Solid-state battery tech holds the key to meeting ambitious COP 26 EV target
To meet the ambitious COP 26 target of all new car and van sales being for zero-emission vehicles by 2040, chemistry and materials innovation at the fundamental level of battery cells is critical to convince a global audience of the viability of electric vehicles. This must be geared towards significantly improving charging times and single-charge distances — and solid-state technology could just be the ‘holy grail’ that the market has been searching for.
Battery technology driving EV market growth
Set against the slowdown in the growth of the global car market, caused by both the COVID-19 pandemic and manufacturing disruptions that include chip shortages, the global EV market grew by a whopping 108.5% in 2021, with between 4.5 and 6.5 million EVs being sold. EV sales now make up around 9% of all passenger car sales, with forecasts indicating that this will increase to just over 60% by 2035 (50% from fully electric vehicles, 10% from plug-in hybrids).
Such positive forecasts are largely driven by battery innovation and affordability. Lithium-based EV battery packs are predicted to maintain their market dominance in the short term, with a new EU regulatory framework for batteries (alongside new recycling regulations) on the horizon. Its aim is to pave the way for a circular and climate-neutral economy in sustainable batteries. In terms of cost, lithium-ion batteries are estimated to be around 30 times cheaper today relative to the early 1990s, with the relative cost of a comparative petrol or diesel car expected to reach parity by the mid-2020s (excluding running and maintenance costs, which are strongly in favour of EVs).
The solid-state revolution
While lithium-ion (li-ion) batteries have reached a dominant share of the current battery market through incremental improvements to the fundamental aspects of the cell (including the anode, electrode, electrolyte, thermal management systems and discharge and charging cycles), many industry experts acknowledge that they have significant flaws. The widely used electrolyte is ethylene carbonate, which is flammable and releases toxic gases if combusted. There are also technical barriers that prevent further engineering optimisation — including safety, cost, energy density (both volumetric and weight), charge and discharge rates and battery cell lifetime — alongside the issue of sustainably sourcing the required raw materials and environmental concerns with mining processes in underdeveloped countries.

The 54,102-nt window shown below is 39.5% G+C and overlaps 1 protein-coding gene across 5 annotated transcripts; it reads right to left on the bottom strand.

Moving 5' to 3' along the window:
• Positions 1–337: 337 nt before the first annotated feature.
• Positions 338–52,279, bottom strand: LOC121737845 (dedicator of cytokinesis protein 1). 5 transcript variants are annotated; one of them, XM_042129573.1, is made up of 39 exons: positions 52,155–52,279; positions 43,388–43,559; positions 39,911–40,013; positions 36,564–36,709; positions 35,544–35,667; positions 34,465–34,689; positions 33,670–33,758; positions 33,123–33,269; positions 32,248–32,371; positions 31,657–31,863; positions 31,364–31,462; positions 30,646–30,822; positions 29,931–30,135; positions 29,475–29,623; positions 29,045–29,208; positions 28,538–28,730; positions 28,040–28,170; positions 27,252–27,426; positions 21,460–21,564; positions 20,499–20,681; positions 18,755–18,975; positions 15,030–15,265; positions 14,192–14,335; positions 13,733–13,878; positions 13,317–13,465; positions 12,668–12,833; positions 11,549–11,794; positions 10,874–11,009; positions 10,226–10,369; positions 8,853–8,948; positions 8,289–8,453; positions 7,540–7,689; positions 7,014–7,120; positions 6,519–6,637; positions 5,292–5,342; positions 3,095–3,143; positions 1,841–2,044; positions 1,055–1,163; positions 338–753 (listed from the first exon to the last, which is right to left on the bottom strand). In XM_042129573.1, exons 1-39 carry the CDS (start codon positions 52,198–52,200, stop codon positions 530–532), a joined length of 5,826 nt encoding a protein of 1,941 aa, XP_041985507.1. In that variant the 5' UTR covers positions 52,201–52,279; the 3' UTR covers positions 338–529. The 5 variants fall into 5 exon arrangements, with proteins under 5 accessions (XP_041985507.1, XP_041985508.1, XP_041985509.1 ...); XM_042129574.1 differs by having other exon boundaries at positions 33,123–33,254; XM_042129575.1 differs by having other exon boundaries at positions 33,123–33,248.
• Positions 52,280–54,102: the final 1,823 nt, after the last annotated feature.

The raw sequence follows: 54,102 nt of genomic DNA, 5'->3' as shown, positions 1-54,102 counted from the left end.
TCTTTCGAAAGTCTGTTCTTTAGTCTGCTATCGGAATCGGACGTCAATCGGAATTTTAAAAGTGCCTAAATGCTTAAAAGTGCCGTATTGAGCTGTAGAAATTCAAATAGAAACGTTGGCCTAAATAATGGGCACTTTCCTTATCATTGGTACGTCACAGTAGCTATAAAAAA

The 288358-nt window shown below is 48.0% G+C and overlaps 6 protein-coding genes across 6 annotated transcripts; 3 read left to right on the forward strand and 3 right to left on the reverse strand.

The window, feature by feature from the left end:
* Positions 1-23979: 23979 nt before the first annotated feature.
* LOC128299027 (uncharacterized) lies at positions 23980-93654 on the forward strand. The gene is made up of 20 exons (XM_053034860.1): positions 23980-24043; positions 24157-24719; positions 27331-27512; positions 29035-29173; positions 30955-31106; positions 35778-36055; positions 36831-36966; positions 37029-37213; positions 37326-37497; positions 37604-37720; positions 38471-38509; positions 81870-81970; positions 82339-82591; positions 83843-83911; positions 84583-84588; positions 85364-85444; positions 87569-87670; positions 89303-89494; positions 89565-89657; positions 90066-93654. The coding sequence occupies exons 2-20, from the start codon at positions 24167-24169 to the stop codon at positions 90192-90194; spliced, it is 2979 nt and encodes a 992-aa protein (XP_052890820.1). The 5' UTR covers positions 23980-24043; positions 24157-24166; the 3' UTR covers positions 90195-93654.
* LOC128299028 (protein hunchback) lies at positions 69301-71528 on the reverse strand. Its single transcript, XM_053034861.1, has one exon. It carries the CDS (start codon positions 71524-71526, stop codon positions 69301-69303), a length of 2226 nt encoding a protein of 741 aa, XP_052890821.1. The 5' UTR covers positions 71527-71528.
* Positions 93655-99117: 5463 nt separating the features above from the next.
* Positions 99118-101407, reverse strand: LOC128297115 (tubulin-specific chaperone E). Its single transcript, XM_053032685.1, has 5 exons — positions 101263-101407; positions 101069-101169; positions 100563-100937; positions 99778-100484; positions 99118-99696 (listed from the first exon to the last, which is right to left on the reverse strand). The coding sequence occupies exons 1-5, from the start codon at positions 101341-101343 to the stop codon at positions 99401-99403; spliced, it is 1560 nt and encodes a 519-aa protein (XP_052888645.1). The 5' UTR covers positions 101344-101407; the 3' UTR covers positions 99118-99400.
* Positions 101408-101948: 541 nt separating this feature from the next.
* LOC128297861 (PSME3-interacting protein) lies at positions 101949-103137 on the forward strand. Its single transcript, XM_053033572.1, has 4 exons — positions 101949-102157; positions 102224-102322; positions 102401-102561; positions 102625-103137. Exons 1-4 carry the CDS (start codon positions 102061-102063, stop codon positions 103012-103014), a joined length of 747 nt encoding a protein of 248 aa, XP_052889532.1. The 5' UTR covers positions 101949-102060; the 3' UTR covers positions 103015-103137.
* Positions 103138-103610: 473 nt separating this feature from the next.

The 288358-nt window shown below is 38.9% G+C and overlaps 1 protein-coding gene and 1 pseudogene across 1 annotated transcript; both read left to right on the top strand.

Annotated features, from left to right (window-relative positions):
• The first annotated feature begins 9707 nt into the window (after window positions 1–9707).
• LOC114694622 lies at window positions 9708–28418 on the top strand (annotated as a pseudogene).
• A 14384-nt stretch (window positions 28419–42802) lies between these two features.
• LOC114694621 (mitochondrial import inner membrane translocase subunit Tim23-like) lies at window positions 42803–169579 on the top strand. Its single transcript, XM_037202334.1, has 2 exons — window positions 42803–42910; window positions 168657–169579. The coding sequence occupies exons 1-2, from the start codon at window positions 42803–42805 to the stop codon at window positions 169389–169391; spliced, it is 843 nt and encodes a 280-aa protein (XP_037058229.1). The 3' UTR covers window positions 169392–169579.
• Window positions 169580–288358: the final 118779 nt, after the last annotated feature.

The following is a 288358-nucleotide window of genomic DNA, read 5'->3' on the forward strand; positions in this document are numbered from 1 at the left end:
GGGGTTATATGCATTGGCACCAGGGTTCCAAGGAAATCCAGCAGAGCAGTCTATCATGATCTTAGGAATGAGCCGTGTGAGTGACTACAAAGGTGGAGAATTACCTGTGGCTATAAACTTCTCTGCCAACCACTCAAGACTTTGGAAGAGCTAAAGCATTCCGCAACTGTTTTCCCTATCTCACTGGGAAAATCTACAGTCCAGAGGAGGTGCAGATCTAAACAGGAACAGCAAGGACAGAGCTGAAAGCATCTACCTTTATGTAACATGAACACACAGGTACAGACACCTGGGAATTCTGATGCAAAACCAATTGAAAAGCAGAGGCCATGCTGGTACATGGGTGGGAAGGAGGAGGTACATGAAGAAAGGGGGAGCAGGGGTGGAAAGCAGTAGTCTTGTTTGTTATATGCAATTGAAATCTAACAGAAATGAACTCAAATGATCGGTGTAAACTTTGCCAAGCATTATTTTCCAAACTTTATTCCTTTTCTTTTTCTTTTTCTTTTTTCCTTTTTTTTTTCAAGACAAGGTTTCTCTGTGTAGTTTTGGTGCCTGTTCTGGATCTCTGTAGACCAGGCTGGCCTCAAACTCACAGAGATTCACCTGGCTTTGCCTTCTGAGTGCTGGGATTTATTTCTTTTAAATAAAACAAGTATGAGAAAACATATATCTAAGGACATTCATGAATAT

The most viable alternative — solid-state batteries — have attracted significant attention over the last decade by promising improved safety, energy density and electric vehicle range. In place of the flammable liquid electrolyte, solid-state batteries include a non-liquid electrolyte which takes one of three forms — inorganic (ISE), solid polymer (SPE) or composite polymer (CPE). The global solid-state battery market includes large players like Toyota, Samsung SDI and Quantumscape alongside start-ups that specialise in improving specific aspects of the cell (such as electrodes, electrolytes and software management).
The ‘holy grail’ of battery technology
Innovation is highly competitive, with large volumes of patent applications being filed globally in the race to develop the next generation of ‘super batteries’ for the EV world — those that can charge quickly, deliver sufficient power over a long period of time and are safe and ‘green’ (using sustainably sourced materials, environmentally friendly production processes and with the ability to be recycled conveniently).
In pursuit of this, patent filings are increasing across all aspects of solid-state cells and batteries including dendrite-suppressing systems; interfacial compatibility between the solid electrolyte and the cathode and anode; and configurations to supress the internal resistance of the cathode and anode active materials.
Patent literature is a valuable resource of ‘state of the art’ battery innovations. Being aware of the latest developments is important to prompt, validate or redirect R&D efforts, while ensuring that new lines of development and commercial offerings don’t infringe existing rights. A patent that protects a significant development in the emerging solid-state sector will be incredibly valuable, as major EV and electronics manufacturers look to partner with any developer of a ‘solid-state ready’ cell.
Can we meet the COP 26 target?
Solid state battery technology ultimately does have the potential to provide an effective replacement for conventional fossil fuels in vehicles and therefore will play a significant role in meeting the COP 26 target. The technology is developing rapidly in many different directions, from the fundamental materials of the cell to innovative systems such as Gogoro’s scooter battery swapping capability.
Yet the ‘holy grail’ of batteries is unlikely to be achieved by just one company — based on previous patent filing activity and trends in other technology areas, it’s more likely that the ‘breakthrough’ in solid-state technology will be attained via a collective effort of incremental improvements across the industry.
It’s important to note that other technical, social and economic factors will play a role in advancing the global uptake of EVs. These include vehicle costs and national charging infrastructures, alongside the increasing cost of electricity. The battery tech scene looks encouraging from the perspective of patent filing activity and there is every chance we will continue to see innovation and collaboration across the broader EV landscape as we all work towards a greener future.
Martin will be at the co-located Advanced Materials Show, Battery Cells & Systems Expo and Vehicle Electrification Expo at the NEC, Birmingham (UK) between 29 and 30 June. Talk to him at Stand 525 in Hall 18, or connect with him on LinkedIn to arrange a meeting ahead of time.